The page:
Film screening invitation: The Mississippi Delta Chinese

Screening of Honor and Duty: The Mississippi Delta Chinese

Hosted by Chinese American Parent Association of Howard County and Howard County Chinese School

Time: 12:00- 2:00PM Sunday, May 7th, 2017.

Location: Howard Community College, CL Building N220.

The film tells the story of the early Chinese immigrants to the Mississippi Delta during the 19th century; then it explores how the community steadily grew in the early part of the 20th century, as Chinese families across the Delta opened grocery stores that served both the black and white populations. Subsequently, it reveals how 182 Chinese men from the Delta participated in all aspects of the US war effort in WWII, shows the transformational nature of their participation in the war for the development of the community in the decades immediately after the war, and concludes by documenting the contributions of the Chinese Delta families to the state of Mississippi and beyond as their children became doctors, dentists, pharmacists, and many other types of professionals in the contemporary era.

A preview of the film can be found at
Part One 1870 to 1940 – How Chinese first came to Mississippi

Part Two 1941-1945 – Chinese WWII veterans and their families

Part Three 1946 to Present – Chinese as part of the social and economic fabric, custom and culture of Mississippi.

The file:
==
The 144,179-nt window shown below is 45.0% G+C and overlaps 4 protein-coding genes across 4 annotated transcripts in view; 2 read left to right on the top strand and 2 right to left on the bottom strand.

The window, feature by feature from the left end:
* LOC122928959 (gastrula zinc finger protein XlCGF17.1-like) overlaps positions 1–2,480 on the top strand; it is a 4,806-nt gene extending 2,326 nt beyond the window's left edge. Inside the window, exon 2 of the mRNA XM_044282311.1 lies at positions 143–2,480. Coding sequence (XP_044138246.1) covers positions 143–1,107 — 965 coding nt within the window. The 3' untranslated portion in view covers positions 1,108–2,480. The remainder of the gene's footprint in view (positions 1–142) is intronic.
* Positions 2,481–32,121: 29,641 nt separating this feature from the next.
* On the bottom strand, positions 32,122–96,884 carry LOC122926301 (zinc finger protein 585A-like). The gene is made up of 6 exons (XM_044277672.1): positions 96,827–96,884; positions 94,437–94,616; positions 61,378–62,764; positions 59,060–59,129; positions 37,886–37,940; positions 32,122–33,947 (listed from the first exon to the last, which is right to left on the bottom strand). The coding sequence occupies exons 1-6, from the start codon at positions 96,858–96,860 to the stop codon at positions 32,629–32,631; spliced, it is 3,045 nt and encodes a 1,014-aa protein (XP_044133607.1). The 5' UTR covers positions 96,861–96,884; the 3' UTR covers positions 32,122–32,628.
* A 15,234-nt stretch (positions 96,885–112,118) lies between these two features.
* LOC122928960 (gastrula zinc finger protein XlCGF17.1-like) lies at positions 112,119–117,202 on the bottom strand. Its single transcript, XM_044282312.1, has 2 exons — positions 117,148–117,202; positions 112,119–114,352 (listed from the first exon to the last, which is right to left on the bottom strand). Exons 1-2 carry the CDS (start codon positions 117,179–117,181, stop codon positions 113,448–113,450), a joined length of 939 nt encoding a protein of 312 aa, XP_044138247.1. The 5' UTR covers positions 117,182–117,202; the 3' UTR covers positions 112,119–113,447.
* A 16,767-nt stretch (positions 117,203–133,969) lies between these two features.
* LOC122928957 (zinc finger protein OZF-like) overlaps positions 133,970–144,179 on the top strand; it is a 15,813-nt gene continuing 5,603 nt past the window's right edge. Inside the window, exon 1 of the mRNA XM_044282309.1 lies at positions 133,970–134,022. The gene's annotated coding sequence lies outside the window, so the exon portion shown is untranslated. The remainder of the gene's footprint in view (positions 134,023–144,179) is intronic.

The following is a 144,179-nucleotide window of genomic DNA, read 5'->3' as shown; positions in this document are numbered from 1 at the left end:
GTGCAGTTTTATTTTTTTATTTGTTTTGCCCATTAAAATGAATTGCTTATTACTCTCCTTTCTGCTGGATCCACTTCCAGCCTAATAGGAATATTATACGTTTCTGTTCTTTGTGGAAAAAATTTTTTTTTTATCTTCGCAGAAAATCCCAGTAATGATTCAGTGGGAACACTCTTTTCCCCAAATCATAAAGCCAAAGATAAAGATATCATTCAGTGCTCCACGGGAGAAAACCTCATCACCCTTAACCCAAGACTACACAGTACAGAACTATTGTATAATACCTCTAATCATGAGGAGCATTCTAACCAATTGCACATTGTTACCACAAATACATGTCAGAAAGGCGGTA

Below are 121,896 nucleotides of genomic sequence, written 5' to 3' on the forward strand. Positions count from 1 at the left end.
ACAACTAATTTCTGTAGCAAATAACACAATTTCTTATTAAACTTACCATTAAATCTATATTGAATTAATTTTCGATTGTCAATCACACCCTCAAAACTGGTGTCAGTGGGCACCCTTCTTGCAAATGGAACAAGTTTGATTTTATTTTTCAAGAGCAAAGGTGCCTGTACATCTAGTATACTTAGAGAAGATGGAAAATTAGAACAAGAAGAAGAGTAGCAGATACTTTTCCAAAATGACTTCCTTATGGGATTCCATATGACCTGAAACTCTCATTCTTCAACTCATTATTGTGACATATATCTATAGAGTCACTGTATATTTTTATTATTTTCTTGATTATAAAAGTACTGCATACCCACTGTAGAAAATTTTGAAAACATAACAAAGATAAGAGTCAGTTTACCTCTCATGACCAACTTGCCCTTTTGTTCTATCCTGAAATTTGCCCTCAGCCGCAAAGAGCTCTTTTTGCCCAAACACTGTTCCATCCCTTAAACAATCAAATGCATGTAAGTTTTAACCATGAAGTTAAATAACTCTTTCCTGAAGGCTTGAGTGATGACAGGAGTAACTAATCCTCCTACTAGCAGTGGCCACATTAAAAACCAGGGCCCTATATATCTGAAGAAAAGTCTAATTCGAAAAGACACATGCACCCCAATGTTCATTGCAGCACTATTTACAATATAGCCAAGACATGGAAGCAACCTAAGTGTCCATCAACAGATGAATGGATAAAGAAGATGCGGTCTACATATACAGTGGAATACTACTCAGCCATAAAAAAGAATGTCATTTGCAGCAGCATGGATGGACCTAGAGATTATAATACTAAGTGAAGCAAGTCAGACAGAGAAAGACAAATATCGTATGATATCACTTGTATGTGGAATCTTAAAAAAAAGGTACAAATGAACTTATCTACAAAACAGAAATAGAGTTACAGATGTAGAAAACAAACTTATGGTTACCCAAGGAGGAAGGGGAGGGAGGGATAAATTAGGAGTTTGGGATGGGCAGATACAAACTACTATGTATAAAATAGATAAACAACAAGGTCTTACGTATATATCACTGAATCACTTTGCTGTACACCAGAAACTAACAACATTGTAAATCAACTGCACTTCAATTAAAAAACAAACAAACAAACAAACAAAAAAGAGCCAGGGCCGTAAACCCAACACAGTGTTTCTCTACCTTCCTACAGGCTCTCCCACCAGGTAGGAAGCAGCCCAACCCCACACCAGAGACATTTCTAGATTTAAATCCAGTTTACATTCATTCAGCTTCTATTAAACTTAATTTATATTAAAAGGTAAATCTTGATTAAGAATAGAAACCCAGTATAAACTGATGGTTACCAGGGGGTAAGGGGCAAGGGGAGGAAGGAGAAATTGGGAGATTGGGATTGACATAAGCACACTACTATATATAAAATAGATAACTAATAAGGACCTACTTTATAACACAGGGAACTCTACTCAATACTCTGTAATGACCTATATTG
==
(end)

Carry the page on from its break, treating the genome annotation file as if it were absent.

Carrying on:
This is an excellent documentary for adults and older kids (middle schoolers and above). Come to learn our immigration history, understand issues of today, and our future in this culture and land, and support this filmmaker who spent her own funds and used her resources to produce this excellent documentary.


大家都知道密西西比三角洲曾经是美国种族冲突最严重的地方。可是你是否知道,从上世纪初开始,这里就一直生活着一群华人? 他们是什么样的一群人,怎么样在这里谋生,如何在这片异国的土地上扎根?你是否知道他们在第二次世界大战中为美国效力?

本 片描述了密西西比华人移民跨越150年的历史。影片历经制片人Samantha Cheng 多年的资料收集,呈现出当年在肤色隔离和排华法案环境下那批华人的生活状态,以及他们通过经营杂货店,参加二战,自主办学,跟白人和黑人交朋友,最终赢得 当地社会的尊重的历史过程。影片结尾展示这批华人的后代作为professionals对现代美国社会的贡献。

这是一部非常值得我们观看和 思考的纪录片。制片人Samantha Cheng会来主持放映和随后的Q&A. 诚邀您携家人于5月7日星期天中午12点来HCC CL Building N220教室观看。让我们一起了解华裔美国人在美国的成长和奋斗史。让我们一起了解华人对美国社会的贡献。同时也请大家来支持Samantha的努力和付 出。

New Chinese Immigrants Are Different From Chinese Americans And Proud Of It

New Chinese Immigrants Are Different From Chinese Americans And Proud Of It

Rupert Li’s article responding to Prof. Frank H Wu’s ” A Private Note to Asian American Activists About New Arrivals”: